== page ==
Dark Skies

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Why Dark Skies are Important

You don't need to be an astronomer for dark skies to be important.

Dark night skies are a vanishing natural resource. A generation ago, most Americans could still see the Milky Way from their own backyard. Now that is true for less than half of all Americans. If present trends continue, our grandchildren may be able to see few if any stars at all!

Loss of dark night skies is caused by light pollution. Light pollution is artificial light (streetlights, signs, outdoor residential lighting, etc) that shines upward. Any light that shines upward is wasted energy. In the United States, we pay over $1.5 billion (yes, billion) per year for electric energy on light that is wasted by shining into outer space. Much of this wasted light is reflected within the earth's atmosphere, causing the night sky to become brighter and brighter. This, in turn, washes out our view of the stars and our home galaxy, the Milky Way. There are now only a very few spots east of the Mississippi River in the U.S. that are still truly dark, and these spots are endangered. Dark skies are more common in the western U.S., but are also dwindling.

The wasted electric energy that powers lights that shine upwards must be generated by electric generating power plants. These plants often use non-renewable energy sources such as nuclear fuels, oil, natural gas, or coal. In the case of fossil-fueled plants, burning these fuels causes additional air pollution. All this to power lights that shine upwards into the atmosphere and into outer space.

This waste is unnecessary. Properly designed and appropriate outdoor lighting shines downwards, putting the light where it is needed, and often uses less energy than poorly designed outdoor lighting. In addition, poorly designed outdoor lighting creates a safety hazard by causing glare. Glare is light that shines directly from the source (the bulb) into one's eyes. A common example is an unshielded streetlight. When the human eye is exposed to an unshielded streetlight, the iris automatically contracts. This means that the areas that are intended to be lit (the area under the streetlight) appear to be darker, since the smaller pupil size allows less light to enter the eye. A properly shielded streetlight prevents glare, allowing the eye to see better the area that is intended to be lit.

Likewise, residential lighting is most effective when it shines only where it is intended. All-night backyard lighting is rarely needed. Where lighting is needed for security, a motion-sensor activated light is much more effective. Continuous lighting lights the scene for the criminal. Absent continuous lighting, the criminal can not see, and must provide his own lighting, usually in the form of a flashlight, which draws attention to him from neighbors and the police. A motion-sensor activated light also acts as an alert to suspicious activity versus the continuous light which burns all night. The glare from poorly designed security lighting causes dark shadows that provide easy cover for the criminal. Well designed (shielded) security lighting lights the scene, rather than causing glare that easily masks criminal activity.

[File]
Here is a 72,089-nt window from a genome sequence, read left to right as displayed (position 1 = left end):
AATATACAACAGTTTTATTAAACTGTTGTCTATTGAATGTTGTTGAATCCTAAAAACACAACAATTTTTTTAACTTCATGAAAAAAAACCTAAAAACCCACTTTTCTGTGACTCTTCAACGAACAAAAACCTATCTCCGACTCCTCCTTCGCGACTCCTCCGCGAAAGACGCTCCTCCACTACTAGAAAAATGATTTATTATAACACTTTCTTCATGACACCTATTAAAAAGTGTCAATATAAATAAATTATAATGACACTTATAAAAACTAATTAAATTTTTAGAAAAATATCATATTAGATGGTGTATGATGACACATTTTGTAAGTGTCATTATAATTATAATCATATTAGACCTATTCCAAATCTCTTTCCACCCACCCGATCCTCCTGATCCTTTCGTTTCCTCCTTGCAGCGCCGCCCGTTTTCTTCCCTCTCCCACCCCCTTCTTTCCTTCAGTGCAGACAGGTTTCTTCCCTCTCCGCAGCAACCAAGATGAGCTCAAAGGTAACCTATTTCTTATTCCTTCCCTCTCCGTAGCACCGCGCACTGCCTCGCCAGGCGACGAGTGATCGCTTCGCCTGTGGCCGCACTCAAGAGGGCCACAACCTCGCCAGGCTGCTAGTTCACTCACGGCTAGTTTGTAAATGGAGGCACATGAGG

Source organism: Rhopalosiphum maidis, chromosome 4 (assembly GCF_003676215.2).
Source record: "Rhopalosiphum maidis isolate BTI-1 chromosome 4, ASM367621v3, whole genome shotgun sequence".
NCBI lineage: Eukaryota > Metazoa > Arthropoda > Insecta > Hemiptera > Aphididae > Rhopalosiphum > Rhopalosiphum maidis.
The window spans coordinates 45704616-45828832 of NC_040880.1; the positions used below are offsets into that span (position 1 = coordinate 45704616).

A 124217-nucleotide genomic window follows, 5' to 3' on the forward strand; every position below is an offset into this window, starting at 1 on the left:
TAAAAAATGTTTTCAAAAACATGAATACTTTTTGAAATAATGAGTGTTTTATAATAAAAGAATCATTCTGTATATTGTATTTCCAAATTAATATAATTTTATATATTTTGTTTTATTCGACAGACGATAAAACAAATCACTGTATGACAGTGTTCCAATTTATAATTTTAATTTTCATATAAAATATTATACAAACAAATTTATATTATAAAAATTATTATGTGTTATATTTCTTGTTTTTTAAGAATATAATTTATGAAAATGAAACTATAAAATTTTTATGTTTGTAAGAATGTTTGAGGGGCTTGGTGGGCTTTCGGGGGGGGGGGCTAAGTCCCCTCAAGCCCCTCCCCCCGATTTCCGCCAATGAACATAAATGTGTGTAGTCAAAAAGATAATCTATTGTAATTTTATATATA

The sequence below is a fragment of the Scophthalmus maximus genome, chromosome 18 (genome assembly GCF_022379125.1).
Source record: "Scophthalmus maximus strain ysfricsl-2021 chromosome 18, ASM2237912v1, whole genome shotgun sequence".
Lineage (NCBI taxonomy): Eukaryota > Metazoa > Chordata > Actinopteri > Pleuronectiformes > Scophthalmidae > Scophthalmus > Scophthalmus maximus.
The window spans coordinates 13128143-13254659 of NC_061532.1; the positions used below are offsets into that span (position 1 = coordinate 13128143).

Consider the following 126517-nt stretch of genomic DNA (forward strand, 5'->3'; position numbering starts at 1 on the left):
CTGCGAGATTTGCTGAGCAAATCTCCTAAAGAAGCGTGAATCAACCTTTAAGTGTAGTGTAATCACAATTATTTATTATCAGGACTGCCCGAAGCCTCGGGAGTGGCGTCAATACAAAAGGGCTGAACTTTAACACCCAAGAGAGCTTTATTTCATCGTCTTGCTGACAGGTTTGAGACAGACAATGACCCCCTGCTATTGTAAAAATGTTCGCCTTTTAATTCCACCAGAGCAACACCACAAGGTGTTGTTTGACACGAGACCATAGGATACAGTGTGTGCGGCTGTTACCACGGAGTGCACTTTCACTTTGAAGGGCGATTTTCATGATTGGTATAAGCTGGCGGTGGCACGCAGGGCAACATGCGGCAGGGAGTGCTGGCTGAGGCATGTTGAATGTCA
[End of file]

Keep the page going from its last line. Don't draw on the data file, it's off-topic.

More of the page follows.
Good lighting provides for energy conservation and lower operating costs, a more aesthetic appearance, improved security and safety, and darker skies from less light that escapes upward. Good lighting can be installed at an initial cost that is only slightly greater than "bad" lighting, and its lower operating costs more than make up for its slightly higher initial costs.

Even if you don't care a lick about seeing the stars or the Milky Way, there is still good reason to push for better outdoor lighting. Each year, hundreds of millions of taxpayer dollars are spent on spewing light into outer space. Yes, your taxes pay for the electricity to power the streetlights and lights on government buildings that shine out and up (instead of down). Unless you think that spending tax dollars to shine light into outer space is a good way to spend your money, you should be in favor of good outdoor lighting practices.

There is much each person can do to fight light pollution. Ask your community representative to work for full cut off (FCO) streetlights. FCO streetlights put the light on the ground, where it is needed, rather than upward into the sky or sideways (into drivers' eyes). Don't leave your outside lights on all night. Where security lighting is needed outdoors, use properly shielded lights that light the scene and don't blind neighbors and the police, and use motion-sensor activated lighting rather than continuous lighting. Remember - when it is dark, the criminal can't see either without a flashlight. And when the criminal must use a flashlight, it is a like a an arrow pointing right to him that says "something suspicious is going on here".

Here is a link to a handout on good and bad lighting fixtures: Good lighting practices

Support the International Dark-Sky Association (IDA), which works for quality outdoor lighting and preserving the view of the nighttime heavens for our children and their children.

Link to photos of really bad lighting in my home town

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